NAHB Has a New Way to Measure Housing Recovery


The National Association of Home
Builders (NAHB) is introducing the latest in a series of indices it has
employed to measure housing within a broader context of the economy.  The first in our memory was the Improving
Markets Index (IMI), introduced early in the recession and using 2007 as a benchmark
to determine the post-downturn recovery of hundreds of cities and towns.  This index was retired sometime in 2012 or
2013 and replaced by the Leading Markets Index (LMI) which switched the focus
to the progress of communities in regaining their own (pre-recession) levels of
activity.  Both used three data sets for
the assessment; Bureau
of Labor Statistics employment data, Freddie Mac information on home prices,
and U.S. Census counts of single-family housing permits.  Now the LMI has been shelved (not sure
exactly when, as we retired our coverage of it quite some time ago) and this
week NAHB unveiled its replacement, the Home Building Geography Index

The HBGI uses U.S. Census Bureau
counts of county-level building permit data, both single and multifamily, to segment
the United States housing market.  According
to the first Eye-on-Housing blog post about the index written by Litic Murali, subsequent
posts will have “several, mutually exclusive categories into which the 3,221
counties are methodically delineated.”

The first cut, for the first quarter
of this year, is a region-based delineation of the counties, with each region
differentiated from each other by population density.  This resulted in seven regions, Large
Metro – Core County
, highly urbanized areas; Large Metro – Suburban
, inner and outer suburbs of larger metropolitan areas; Large
Metro – Outlying County
, exurbs of larger metropolitan areas; Smaller
Metro – Core County
, urbanized areas and inner suburbs of small
metropolitan areas; Smaller Metro – Outlying County, outer suburbs of
small metropolitan areas; Micro county, small towns; and Non
Metro/Micro County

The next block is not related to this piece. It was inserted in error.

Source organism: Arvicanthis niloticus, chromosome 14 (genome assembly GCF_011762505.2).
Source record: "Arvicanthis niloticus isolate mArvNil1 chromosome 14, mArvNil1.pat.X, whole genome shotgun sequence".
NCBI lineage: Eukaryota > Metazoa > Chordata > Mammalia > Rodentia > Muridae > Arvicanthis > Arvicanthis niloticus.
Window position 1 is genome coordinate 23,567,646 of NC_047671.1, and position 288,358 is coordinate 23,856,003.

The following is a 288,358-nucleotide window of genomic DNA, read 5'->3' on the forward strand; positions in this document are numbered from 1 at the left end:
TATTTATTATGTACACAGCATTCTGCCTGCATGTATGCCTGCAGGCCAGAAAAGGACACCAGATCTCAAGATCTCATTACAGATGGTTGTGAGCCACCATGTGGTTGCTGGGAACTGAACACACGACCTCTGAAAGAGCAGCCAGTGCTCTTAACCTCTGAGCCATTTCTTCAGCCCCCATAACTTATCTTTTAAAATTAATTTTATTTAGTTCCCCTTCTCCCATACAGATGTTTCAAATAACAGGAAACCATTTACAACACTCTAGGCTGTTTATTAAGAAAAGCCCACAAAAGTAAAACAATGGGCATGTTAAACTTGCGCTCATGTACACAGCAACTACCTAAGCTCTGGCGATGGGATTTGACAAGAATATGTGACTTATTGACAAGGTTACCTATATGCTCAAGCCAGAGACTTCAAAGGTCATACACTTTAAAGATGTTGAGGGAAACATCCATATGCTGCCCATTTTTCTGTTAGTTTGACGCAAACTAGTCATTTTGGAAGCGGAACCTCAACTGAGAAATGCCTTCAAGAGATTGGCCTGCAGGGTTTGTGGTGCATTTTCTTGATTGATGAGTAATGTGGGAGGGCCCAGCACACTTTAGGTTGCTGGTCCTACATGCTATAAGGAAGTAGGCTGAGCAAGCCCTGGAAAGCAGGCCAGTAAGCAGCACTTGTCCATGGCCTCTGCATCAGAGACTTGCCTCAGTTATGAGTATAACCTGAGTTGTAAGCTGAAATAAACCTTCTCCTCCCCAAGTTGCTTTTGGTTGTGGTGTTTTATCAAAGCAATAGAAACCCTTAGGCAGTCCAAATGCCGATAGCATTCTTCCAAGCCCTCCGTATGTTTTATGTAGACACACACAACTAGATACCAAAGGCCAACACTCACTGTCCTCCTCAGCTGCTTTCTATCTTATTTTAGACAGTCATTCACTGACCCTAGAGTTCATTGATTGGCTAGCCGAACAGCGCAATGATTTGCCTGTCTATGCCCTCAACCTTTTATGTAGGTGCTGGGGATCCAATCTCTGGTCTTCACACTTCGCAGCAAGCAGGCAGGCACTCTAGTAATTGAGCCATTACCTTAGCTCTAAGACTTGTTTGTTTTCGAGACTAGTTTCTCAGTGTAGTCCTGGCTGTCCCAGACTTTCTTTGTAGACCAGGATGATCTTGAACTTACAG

, rural areas.

The initial analysis focuses on the
trends in single- and multifamily construction as they occurred in the “exurbs”
(categorized as Large Metro – Outlying County above.)  Most serve as commuter towns and enable more
affordable construction due to greater availability of land.

Although the exurbs have only a
small share of permit activity and single-family permit activity consistently
exceeds that for multifamily construction, their first quarter annual growth
rate in single-family permit activity was high at 1.6 percent.  The annual
growth of 5.6 percent was the highest among the regional geographies in the

When interest rates
increased in 2018 housing affordability hit a 10-year low on the NAHB/Wells
Fargo Housing Opportunity Index. The lower
priced housing in the exurbs tends to be less sensitive to price changes and
were not as impacted by the higher rates as the closer-in suburbs.  As land is generally more available and
cheaper in exurbs than suburbs, permitting increased in an otherwise
challenging quarter.

Murali says that, geography aside,
it is important to consider where home building is today in comparison to the period
before the housing boom that preceded the financial crisis of 2008 and the Great
Recession.  The first quarter of 2003 is
a good point to compare the current single- and multifamily national permit

As of the first quarter of 2019,
single-family permit activity, adjusted for population, registered at 57
percent of that in the first quarter of 2003.  This share relative to 2003 was unchanged from
the fourth quarter of 2018. Additionally, multifamily permit activity, adjusted
for population was at 99 percent of the first quarter of 2003 level, up from 96
percent the prior quarter.

Turning to multi-family permitting, Murali says economic theory suggests
that apartment construction should expand first in high population, high
land-cost areas
and then move to lower-cost markets over the course of a
business cycle. The expected trends are reflected in HBGI data which shows 40
percent of apartment construction in the first quarter was in the category of large
metropolitan area core counties.  Another
26 percent in large metro suburbs and 21 percent in small metro cores.  The remaining 13% was spread out across
exurbs, small towns, and rural areas.

But the data also shows some apartment construction moving to outlying areas
with lower population density. For example, there was deceleration in the four-quarter
moving average growth rates of construction in those areas where most of it takes
place.  In large and small metro core
areas the rates declined by 1.2 percent and 0.2 percent respectively and by 4.4
percent in large metro suburbs.  In contrast,
double-digit gains for growth were recorded in the exurbs, small city suburbs
and some rural areas.

While challenging housing affordability conditions at the end of 2018, which
slowed single-family construction, had an impact on where apartment
construction is taking place the first quarter 2019 data gives some limited
indications the moving average may change direction again.  Core counties of large and small metro areas
posted a quarterly increase (first quarter 2019 compared to first quarter 2018
permit activity), as demand for rental units increased going into 2019.

Leave a Reply